1063P - Anti-PD1 therapy effects on T cell repertoire and functions in patients with NSCLC cancer: a preliminary study to identify biomarkers of efficacy

Date 09 October 2016
Event ESMO 2016 Congress
Session Poster display
Topics Non-Small-Cell Lung Cancer, Metastatic
Cancer Immunology and Immunotherapy
Translational Research
Presenter Giusi Barra
Citation Annals of Oncology (2016) 27 (6): 359-378. 10.1093/annonc/mdw378
Authors G. Barra1, G. Pasquale2, C.M. Della Corte3, F. Papaccio4, M. Orditura5, F. De Vita5, F. Ciardiello5, R. De Palma1, F. Morgillo5
  • 1Clinical Immunology, AOU Seconda Università degli Studi di Napoli (AOU-SUN), 80131 - Napoli/IT
  • 2Clinical Immunology, AOU Seconda Università degli Studi di Napoli (AOU-SUN), Napoli/IT
  • 3Medical Oncology, AOU Seconda Università degli Studi di Napoli (AOU-SUN), Napoli/IT
  • 4Medical Oncology, AOU Seconda Università degli Studi di Napoli (AOU-SUN), 80131 - Napoli/IT
  • 5Medical Oncology, AOU Seconda Università degli Studi di Napoli (AOU-SUN), 81130 - Napoli/IT

Abstract

Background

Immune responses have a pivotal role in protecting against tumors, since conventional chemotherapy may effectively treat cancer but its efficacy is compromised by tumor relapse. Chemotherapy “per se” can have immunostimulatory effects, and the ability to sustain an antitumor T cell response activate host immunity and prevent tumor re-growth. Anti-PD1 antibodies may be used in clinics to boost immune responses through the blocking of an inhibitor receptor on T cells. Here, we evaluate the T cell repertoire and cytokines in five NSCLC patients who underwent anti-PD1 therapy after chemotherapy.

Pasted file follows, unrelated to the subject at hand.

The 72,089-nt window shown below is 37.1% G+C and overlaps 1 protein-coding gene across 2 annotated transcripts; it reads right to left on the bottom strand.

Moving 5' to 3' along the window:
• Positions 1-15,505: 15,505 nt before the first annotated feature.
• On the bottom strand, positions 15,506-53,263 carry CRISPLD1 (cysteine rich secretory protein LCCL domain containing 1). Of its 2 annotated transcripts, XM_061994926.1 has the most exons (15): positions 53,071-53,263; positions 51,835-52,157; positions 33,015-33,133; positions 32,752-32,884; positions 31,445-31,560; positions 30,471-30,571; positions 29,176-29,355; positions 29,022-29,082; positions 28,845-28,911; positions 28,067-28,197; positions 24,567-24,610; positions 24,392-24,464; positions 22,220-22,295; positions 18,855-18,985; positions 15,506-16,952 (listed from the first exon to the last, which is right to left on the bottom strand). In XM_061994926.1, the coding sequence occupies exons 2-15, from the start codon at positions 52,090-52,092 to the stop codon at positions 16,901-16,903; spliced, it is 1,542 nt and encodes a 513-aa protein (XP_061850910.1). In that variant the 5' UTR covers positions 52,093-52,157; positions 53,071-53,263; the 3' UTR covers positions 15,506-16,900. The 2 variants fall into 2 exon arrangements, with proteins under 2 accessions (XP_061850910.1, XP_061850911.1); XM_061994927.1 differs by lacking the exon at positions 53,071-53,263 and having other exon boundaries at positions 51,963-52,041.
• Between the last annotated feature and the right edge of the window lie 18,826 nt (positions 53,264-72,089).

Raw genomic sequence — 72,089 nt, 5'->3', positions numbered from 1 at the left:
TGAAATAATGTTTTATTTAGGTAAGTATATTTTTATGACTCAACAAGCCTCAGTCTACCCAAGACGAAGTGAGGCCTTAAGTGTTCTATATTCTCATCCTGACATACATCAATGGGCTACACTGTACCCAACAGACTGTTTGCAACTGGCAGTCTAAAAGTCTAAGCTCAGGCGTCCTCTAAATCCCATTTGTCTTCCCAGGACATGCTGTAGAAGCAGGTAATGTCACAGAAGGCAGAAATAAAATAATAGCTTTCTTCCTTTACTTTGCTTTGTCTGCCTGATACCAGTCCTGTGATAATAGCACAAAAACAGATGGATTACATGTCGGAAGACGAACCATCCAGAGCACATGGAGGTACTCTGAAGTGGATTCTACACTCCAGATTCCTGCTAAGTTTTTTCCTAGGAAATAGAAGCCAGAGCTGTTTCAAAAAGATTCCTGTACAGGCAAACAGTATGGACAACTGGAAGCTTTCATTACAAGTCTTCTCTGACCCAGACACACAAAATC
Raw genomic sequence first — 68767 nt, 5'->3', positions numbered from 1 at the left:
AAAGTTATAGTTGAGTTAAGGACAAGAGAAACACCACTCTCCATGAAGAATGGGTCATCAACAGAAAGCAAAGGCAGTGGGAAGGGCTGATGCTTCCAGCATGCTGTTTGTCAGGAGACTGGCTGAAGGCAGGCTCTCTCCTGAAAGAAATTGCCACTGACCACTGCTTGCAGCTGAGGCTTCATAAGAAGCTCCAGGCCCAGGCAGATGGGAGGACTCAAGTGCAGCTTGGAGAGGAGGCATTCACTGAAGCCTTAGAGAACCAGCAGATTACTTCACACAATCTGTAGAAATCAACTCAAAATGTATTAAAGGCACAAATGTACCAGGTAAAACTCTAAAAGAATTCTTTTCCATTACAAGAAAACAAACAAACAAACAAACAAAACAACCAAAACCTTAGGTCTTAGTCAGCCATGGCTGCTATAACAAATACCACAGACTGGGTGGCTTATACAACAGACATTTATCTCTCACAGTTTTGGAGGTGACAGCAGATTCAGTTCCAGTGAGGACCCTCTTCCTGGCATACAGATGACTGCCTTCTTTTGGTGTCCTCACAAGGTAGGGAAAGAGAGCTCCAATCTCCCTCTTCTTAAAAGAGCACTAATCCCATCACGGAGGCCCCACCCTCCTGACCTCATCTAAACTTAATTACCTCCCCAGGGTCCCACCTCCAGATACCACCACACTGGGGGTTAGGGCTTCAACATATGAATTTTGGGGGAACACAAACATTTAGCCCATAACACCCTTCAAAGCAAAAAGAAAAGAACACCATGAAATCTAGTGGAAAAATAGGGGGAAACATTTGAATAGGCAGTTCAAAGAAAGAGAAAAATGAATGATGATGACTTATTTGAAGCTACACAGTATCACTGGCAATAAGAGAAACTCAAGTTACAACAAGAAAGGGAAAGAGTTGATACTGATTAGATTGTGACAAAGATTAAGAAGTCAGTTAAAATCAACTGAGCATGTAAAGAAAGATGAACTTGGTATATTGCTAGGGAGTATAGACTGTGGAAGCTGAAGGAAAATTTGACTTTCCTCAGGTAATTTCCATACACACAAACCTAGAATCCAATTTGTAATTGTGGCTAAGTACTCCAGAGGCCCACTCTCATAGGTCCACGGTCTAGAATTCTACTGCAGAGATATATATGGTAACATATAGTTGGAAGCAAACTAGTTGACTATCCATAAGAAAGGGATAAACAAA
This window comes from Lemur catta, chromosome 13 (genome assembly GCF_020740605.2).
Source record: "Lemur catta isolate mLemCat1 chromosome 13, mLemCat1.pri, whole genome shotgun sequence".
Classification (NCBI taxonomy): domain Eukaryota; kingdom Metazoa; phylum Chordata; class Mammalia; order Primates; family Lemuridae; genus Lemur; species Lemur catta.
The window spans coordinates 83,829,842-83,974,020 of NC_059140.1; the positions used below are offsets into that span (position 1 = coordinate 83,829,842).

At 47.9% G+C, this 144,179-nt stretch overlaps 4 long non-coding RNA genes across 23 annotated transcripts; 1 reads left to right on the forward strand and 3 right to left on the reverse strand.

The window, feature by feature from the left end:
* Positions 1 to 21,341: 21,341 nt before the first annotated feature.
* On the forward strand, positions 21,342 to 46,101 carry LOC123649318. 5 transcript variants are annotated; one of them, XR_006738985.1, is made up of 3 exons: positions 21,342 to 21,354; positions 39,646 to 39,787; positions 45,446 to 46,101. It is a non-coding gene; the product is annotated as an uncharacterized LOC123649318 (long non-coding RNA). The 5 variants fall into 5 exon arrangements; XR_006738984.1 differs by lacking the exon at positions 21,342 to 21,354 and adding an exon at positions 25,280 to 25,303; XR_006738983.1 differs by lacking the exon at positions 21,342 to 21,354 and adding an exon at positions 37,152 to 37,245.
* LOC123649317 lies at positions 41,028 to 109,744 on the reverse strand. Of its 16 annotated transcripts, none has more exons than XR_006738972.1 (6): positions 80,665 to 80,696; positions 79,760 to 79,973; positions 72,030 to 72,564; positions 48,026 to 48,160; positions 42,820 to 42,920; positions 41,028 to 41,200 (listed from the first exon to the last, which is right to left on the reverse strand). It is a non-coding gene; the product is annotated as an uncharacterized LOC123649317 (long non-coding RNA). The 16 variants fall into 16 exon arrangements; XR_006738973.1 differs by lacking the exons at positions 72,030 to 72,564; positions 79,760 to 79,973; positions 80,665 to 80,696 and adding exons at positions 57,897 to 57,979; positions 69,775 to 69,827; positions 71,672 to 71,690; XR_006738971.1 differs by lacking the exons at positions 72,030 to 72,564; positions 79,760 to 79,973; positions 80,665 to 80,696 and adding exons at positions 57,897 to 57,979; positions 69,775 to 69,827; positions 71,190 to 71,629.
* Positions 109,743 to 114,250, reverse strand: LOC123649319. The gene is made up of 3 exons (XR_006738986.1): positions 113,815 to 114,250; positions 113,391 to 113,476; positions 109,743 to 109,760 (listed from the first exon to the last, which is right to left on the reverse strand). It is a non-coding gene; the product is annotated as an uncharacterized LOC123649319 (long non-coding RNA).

Methods

We used PBMC to study T cell repertoire by a PCR based technique discriminating clonotype length and nucleotide sequences, and cytokine production. RNA and cDNA were prepared from PBMC of patients, and the different families of T cell receptors were amplified and sequenced with specific primers. The message for ɣ-IFN, IL-2, IL-4, IL-12, IL-13 and IL-17 was studied by Quantitative PCR. Presence of cytokine message was confirmed measuring the protein in the serum. Each patient was studied at the end of chemotherapy and after each anti-PD1 shot.

Results

We found that chemotherapy shaped a specific T cell repertoire in these patients, expanding several T cell clonotypes. Importantly, the T cell clonotypes expanded upon chemotherapy were often maintained by anti-PD1 administration undergoing a long-lasting expansion. Production of cytokines was fluctuating during therapy with anti-PD1 and we observed a subversion of cytokine profile. To note, a prolonged effect in term of clinical outcome was paired with a consolidated production of IL-12 and ɣ-IFN.

Conclusions

These data show that chemotherapy reshapes a specific T cell repertoire possibly involved in antitumor response, and the functional profile of these cells marked a prolonged efficient anti-tumor T cell response. Although these are preliminary data, these results pave the ground to better understand how to study and monitor the patients undergoing therapy with anti immune checkpoints. This is of critical importance due to the need to identify biomarkers and monitoring tools to optimize the use of these drugs, also in light of the high costs of these therapies.

Clinical trial identification

Legal entity responsible for the study

Dept. of Clinical & Experimental Medicine, Second University of Naples

Funding

Dept. of Clinical & Experimental Medicine, Second University of Naples

Disclosure

All authors have declared no conflicts of interest.